Category

Relationships

This category brings together any blogs that comment on the relationships that exist among older adults, as well as their relationships with people in younger age groups.  Some of these relationships are full, rich and rewarding, while others need effort and prayer. In all cases, relationships keep older adults healthy, spiritually mature and purposed.

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Renewing old congregations

  If you’re an (older adult) leader in an (older adult) congregation, you want your congregation to stay strong and vital. Here I’d like to share with you the possibility that your congregation could continue to exist—even thrive—precisely because of the presence and passions of older members. To say that another way: Just as fullness of years is possible for each of you personally, so thisMORE...

They deserve to know….

  It’s likely that your life has been packed with the blessings given to you by mentors, coaches, teachers, sponsors, counselors, pastors, youth group leaders, employers, supervisors and other people who helped you become who you are today. They deserve to know how their investment in your life turned out! Few of these individuals expect to know the eventual results of their efforts on yourMORE...

Whatever happened to…?

  A few years back, my high school graduating class celebrated our fiftieth anniversary with a reunion. It was a fully satisfying event, and I came away full of gratitude for these folks—who they were back then and who they are now. During the get-together, we wondered about the classmates that weren’t with us, and what has transpired in their lives. “Whatever happened to (fill in theMORE...

Celebrating older birthdays

  Some older adults I know profess a lack of interest in celebrating their birthdays in any significant way. This attitude may come from their feeling that there’s not much to celebrate once you come to a certain age plateau. So it could seem pointless to observe a birth anniversary—“It’s just not that important how old I am.” Other possibilities: Not wanting others to make a fuss about youMORE...

Been there….

  At this point in our lives, it can feel good to state—with some authority—that we’ve “been there.” This is a shorthand way of saying that the depth and breadth of our life histories might be valuable for others. That the accumulation of our skills and experiences might also name our enduring practical wisdom. Recalling this truth about our lives may equip us to be story-tellers of highMORE...

Who’s in charge? (Redux)

Previously I shared some thoughts about describing responsibilities as caregivers anticipate the needs of their frail elderly parents. In this entry, I approach the same question, this time from the viewpoint of an older adult who wants to invite adult children—or other caregivers—into a beginning conversation about my possible needs. The following personal observations and experiences come toMORE...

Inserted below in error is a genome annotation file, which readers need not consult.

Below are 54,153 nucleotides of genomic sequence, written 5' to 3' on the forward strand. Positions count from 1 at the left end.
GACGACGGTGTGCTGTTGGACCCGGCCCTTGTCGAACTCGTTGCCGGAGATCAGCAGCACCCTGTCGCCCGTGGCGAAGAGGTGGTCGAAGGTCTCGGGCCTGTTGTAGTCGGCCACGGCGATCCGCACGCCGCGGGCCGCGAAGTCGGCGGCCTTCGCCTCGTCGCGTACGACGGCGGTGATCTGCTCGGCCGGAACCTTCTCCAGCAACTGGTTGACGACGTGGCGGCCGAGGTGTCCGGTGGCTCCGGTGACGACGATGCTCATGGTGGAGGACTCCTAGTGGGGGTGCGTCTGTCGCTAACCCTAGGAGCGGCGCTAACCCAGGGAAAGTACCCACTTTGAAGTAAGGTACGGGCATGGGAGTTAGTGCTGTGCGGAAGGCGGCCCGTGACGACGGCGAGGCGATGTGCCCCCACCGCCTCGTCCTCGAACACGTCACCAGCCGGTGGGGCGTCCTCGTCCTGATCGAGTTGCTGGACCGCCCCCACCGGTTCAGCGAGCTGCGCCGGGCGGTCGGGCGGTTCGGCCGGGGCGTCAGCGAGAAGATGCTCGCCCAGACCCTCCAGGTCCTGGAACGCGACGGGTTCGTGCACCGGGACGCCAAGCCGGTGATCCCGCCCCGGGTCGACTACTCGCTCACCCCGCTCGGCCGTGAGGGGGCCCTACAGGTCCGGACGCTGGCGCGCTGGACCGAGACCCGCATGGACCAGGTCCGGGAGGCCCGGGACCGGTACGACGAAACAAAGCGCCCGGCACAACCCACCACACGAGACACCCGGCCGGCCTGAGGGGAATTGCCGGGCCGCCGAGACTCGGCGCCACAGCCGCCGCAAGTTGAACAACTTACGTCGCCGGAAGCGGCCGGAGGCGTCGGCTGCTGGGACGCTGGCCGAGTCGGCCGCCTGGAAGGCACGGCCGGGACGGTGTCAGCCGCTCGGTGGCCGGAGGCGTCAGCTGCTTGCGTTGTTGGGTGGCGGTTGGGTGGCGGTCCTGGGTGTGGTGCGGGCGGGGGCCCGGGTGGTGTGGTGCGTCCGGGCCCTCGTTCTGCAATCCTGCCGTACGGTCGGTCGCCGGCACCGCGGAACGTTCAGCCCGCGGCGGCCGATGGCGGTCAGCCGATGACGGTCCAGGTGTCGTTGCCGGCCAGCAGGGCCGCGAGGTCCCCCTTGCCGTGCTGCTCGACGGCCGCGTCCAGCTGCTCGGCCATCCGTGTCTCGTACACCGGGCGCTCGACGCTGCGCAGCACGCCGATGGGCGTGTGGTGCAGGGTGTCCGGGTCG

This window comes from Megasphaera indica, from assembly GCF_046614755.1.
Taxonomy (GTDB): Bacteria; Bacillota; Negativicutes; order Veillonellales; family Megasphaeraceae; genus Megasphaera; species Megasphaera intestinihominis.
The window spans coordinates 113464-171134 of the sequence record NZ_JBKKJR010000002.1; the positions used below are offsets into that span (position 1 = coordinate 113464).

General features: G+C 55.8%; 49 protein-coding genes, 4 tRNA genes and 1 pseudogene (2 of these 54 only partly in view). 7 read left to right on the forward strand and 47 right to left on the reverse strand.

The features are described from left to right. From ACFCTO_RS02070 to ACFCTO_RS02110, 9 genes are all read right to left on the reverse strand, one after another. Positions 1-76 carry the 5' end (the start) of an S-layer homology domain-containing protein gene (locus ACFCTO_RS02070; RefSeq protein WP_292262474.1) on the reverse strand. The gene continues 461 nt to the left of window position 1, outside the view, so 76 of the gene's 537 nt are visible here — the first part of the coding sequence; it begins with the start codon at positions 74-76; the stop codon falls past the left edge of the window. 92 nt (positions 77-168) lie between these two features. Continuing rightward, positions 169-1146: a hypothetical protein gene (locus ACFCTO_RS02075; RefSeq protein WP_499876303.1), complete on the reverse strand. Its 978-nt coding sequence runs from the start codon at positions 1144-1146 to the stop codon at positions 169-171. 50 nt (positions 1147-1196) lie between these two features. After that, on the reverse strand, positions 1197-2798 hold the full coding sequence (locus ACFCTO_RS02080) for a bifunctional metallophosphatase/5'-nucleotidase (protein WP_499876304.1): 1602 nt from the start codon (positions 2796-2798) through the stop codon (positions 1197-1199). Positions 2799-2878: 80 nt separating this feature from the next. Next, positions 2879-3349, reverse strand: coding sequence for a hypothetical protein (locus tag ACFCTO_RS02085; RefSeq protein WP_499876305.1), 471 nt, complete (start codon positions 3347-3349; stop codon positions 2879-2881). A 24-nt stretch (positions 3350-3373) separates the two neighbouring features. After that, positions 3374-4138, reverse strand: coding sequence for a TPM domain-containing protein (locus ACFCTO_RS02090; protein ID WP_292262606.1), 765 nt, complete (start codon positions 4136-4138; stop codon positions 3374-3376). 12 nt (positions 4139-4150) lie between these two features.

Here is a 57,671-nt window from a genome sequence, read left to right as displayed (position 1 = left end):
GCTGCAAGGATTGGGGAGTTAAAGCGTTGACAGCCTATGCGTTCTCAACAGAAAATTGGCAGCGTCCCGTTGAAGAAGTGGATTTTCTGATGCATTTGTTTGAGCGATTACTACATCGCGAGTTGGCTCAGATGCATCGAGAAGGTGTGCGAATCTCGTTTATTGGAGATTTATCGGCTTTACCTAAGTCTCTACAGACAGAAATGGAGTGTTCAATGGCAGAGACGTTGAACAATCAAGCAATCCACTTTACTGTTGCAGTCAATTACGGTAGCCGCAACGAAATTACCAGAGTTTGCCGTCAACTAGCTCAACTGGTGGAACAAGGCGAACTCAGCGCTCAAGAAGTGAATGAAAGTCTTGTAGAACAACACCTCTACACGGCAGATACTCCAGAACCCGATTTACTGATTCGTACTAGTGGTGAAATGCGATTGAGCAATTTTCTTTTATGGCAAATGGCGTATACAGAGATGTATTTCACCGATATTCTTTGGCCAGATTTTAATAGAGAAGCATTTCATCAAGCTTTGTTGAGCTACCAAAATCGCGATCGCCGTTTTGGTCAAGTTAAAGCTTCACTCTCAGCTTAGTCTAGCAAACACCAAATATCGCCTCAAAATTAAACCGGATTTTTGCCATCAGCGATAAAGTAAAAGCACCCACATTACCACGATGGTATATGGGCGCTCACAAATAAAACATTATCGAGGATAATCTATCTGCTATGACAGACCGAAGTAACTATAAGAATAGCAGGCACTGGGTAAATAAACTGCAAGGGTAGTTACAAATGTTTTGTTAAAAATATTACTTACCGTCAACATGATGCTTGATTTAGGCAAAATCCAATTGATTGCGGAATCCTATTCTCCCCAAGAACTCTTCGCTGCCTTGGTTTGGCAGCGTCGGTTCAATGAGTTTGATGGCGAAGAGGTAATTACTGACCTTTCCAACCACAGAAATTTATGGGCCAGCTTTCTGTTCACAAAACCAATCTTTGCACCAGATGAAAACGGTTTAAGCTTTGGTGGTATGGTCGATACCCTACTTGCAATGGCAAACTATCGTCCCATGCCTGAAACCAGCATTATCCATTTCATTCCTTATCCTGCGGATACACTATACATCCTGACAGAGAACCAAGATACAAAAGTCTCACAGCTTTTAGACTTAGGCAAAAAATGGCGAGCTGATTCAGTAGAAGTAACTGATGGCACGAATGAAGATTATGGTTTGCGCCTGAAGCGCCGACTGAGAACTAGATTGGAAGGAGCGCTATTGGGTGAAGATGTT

Who’s in charge?

As you anticipate caring for a frail elderly person—or seeking care yourself—it may be wise to ask (and answer) the simple question, “Who will be in charge?” It makes sense to address this matter as part of elder care conversations now. Events in my life over the past two decades have sharpened that question and broadened possible answers. Consider this invitation to join in a two-partMORE...

Finding profundity

At this time in life, I continue to seek profundity. In the ideas, thoughts and words that come my way, as well as the thoughts and words that I express. Perhaps you’ve thought the same: Wishing for spirituality, wisdom or life purpose that doesn’t float in the shallows of intellect, knowledge or honesty—like intellectual/spiritual flotsam and jetsam. Not always being satisfied with surfaceMORE...

Reflections from a funeral, Part 2

  Recently I learned to appreciate the value that can come to those who attend a memorial service in a funeral home. My observations from the previous entry continue here. • Because those in attendance knew each other—and the person who died—this event felt like a final step in knowing more fully who she really was. A satisfying experience to complete all the years of positive andMORE...

When it’s time to give up

I’ve watched this feeling grow in some older adults who I have known well: They finally get tired of the work of staying alive, and just give up. What I have also seen: the difficulty of bringing up this matter with those around them. How do any of us tell those who love us that we’re ready to die? What words do we use? What will our loved ones be ready to hear? How do we broach the subjectMORE...

Bob Sitze

BOB SITZE has filled the many years of his lifework in diverse settings around the United States. His calling has included careers as a teacher/principal, church musician, writer/author, denominational executive staff member and meat worker. Bob lives in Wheaton, IL.

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